Pass Me Another Helping of Heaven-on-Earth

My husband and I booked a fun-filled yet also very socially demanding weekend celebrating our nation's 238th birthday -- so I'm thankful our visits took place in two heavenly spots.

My family and I enjoy time on the yacht on July 4. From
left, me, Adam, Marissa, Landon, Hannah and Mom.
(Photo credit: Niala Baksh)
We spent the Fourth of July on my parents' yacht, which they purchased last year and are keeping moored in Grand Haven each summer. The boat gatherings -- wherein we take joyrides down the channel, around Spring Lake or out to Lake Michigan, plus we eat, drink and make merry -- are full of storytelling, exuberant laughter and frequent game-play, and are becoming a new Watson tradition. Every now and then while on the water, I pause to marvel at the beauty around us. I'm thankful Adam and I live only 45 minutes away from the gold-and-blue coast.

Saturday the 6th was the Hendershot family reunion -- Adam's mom's side of the family -- which has been an Independence Weekend tradition for I don't know how long. Adam's aunt and uncle, Holly and Rick Jensen, host the gathering in Kalamazoo. They live in a beautiful neighborhood where the homes are large, lush and elegant; the Jensens' place in particular is a slice of paradise. 

Aunt Holly, a retired veterinarian, and Uncle Rick, a pathologist at MPI Research, nurture a love of the natural world and have cultivated a backyard that is a refuge for all living things, from their well-trained and affectionate bloodhounds to their family members and guests.

Uncle Rick and Aunt Holly's scientific precision especially are on display in the garden. They have designed a place that would be the envy of any master gardener: a yard in deep shade bordered by thick, tall trees, with plants and flowers of seemingly every shape and size. The flowers climb up trellises near the house, thrive in planters around the deck, mingle with shrubs edging the walk, and pause only to give space to an expanse of thick, verdant grass on which the badminton and corn hole games are situated for use during the reunion.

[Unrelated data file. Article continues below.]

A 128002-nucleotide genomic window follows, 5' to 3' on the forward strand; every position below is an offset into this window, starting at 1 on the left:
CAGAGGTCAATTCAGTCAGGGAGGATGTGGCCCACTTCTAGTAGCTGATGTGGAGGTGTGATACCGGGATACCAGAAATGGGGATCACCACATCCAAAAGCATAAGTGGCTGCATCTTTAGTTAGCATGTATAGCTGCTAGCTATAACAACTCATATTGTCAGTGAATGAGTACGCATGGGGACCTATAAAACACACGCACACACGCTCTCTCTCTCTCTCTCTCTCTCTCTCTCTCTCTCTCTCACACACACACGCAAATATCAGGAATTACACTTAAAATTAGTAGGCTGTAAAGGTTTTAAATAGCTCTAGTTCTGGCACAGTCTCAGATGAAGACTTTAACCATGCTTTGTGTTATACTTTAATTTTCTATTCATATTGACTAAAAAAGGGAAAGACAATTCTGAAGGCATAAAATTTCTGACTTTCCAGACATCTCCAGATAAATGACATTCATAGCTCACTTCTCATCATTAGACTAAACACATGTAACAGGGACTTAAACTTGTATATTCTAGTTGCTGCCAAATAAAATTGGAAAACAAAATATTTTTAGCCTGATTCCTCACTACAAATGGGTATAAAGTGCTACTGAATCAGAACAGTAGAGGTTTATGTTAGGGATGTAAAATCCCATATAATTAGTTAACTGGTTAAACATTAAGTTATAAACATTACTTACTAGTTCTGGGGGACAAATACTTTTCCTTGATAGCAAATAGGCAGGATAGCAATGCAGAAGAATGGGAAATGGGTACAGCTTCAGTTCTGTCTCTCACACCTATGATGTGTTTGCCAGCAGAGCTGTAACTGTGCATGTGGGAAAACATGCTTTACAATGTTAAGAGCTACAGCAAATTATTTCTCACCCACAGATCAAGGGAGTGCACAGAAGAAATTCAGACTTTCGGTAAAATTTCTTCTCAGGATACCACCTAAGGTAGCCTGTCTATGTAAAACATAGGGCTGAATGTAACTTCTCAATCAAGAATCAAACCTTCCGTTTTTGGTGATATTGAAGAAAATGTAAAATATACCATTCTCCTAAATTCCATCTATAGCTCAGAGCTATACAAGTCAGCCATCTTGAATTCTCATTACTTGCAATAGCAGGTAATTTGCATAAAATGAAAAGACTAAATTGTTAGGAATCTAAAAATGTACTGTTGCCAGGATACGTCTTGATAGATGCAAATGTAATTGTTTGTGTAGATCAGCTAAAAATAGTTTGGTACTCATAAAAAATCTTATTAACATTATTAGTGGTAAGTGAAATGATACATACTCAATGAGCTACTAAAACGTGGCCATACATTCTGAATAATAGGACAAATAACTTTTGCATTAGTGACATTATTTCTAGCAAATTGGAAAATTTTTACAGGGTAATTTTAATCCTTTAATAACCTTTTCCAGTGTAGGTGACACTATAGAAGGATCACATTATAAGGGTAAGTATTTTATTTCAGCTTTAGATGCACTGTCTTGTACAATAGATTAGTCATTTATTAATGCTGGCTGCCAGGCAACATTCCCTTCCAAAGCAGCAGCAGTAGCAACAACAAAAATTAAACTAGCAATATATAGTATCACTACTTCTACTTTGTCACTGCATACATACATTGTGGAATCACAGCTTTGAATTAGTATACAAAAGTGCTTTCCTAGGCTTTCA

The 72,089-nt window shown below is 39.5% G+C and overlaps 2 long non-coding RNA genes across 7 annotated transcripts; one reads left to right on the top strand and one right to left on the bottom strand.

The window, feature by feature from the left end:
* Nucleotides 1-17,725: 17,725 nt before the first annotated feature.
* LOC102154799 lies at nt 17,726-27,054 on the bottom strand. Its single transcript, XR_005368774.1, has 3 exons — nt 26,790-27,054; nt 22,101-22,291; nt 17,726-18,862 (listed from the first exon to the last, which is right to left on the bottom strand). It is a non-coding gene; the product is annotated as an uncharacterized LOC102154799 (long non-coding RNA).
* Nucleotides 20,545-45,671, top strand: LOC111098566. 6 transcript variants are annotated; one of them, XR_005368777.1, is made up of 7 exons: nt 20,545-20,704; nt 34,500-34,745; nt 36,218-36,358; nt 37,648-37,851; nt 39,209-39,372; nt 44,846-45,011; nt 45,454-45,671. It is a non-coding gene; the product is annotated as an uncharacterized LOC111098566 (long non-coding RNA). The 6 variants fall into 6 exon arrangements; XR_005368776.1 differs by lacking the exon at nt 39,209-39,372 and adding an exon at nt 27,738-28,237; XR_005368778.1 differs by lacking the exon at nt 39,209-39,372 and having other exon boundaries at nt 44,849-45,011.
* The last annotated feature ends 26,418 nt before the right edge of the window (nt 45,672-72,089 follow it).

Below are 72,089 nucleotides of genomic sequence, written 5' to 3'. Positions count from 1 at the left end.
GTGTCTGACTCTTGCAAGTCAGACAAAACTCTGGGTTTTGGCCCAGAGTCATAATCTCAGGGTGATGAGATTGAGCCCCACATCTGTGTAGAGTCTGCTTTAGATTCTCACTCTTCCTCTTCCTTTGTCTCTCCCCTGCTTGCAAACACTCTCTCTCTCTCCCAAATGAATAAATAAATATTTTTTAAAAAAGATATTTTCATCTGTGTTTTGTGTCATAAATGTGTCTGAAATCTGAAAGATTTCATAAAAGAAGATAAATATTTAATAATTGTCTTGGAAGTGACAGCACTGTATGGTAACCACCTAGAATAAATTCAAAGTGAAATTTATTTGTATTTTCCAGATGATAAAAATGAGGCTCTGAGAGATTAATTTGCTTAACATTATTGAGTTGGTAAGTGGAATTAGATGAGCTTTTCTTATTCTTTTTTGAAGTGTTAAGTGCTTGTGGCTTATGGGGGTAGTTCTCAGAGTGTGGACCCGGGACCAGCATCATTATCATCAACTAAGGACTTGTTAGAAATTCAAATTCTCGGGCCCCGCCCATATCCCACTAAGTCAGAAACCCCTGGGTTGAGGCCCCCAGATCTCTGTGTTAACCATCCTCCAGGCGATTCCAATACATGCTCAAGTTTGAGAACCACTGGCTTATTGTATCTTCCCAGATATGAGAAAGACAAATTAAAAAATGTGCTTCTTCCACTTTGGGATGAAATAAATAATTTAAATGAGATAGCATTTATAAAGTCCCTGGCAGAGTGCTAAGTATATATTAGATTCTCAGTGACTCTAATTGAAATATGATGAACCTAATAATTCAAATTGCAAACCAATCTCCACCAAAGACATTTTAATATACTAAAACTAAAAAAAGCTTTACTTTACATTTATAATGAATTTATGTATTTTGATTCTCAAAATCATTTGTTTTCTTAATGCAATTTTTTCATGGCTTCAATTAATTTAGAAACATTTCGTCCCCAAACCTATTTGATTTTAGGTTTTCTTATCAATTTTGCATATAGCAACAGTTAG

Beyond the grass, a gate opens on another oasis only rivaled for beauty by Mary Lennox's "secret garden" -- bed upon bed of plants of all kinds beckon the nature-lover to stroll, to kneel down, to consider, to drink in the sights and scents in near-holy awe.

The amount of space the Jensens devote to green things is more than a little staggering, given the time commitment required for planting, pruning, weeding, watering and replanting each growing season.

A frog sits near the pond in the arboretum. (Photo credit: Adam Forrest)
Some elements in the backyard seem ageless fixtures, such as "The Pit," a rather ominous nickname the family has given their poolhouse-turned-arboretum. It's a screened-in, rectangular structure with wooden steps leading down to a landscaped area, complete with patio, swing, two hammocks and several benches, plus a frog-and-fish pond with a mini waterfall, framed by tiny shrubs. The rushing water exudes a hypnotic peace. Much like on the Island of the Star in "The Voyage of the Dawn Treader," nobles could sit down to cups upon its benches and fall into centuries of enchanted rest.

After my busy weekend, that place of deep tranquility and solitude beckoned to me and restored my soul.

In today's sermon, the second in a series on the Book of Proverbs, the speaker opened his message with an analogy about cultivation -- specifically pruning one's character in order to achieve growth -- and my thoughts drifted back to Uncle Rick and Aunt Holly's gardens. How lifegiving they are, I thought, to both the guests and the gardeners.

I found so much to be blessed by while in that Eden. I'm reminded that "Every good and perfect gift is from above, coming down from the Father of heavenly lights" (James 1:17), and "He leads me besides the still waters. He restores my soul." (Psalm 23:1b-2a).

What about you? What places on Earth restore your soul?

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Sarah Mascara said...

What a lovely post, Rachel! I find myself restored in the middle of a deep wood, or floating on a boat surrounded by water. But best of all, I think, since I live in the country, is when I can stretch out on the grass at night and look up at a million billion stars. There's nothing better. =0)

Rachel E. Watson said...

Thanks for reading! I love your happy places. I don't get to see the stars very often because of the city lights, but I love them very dearly. :)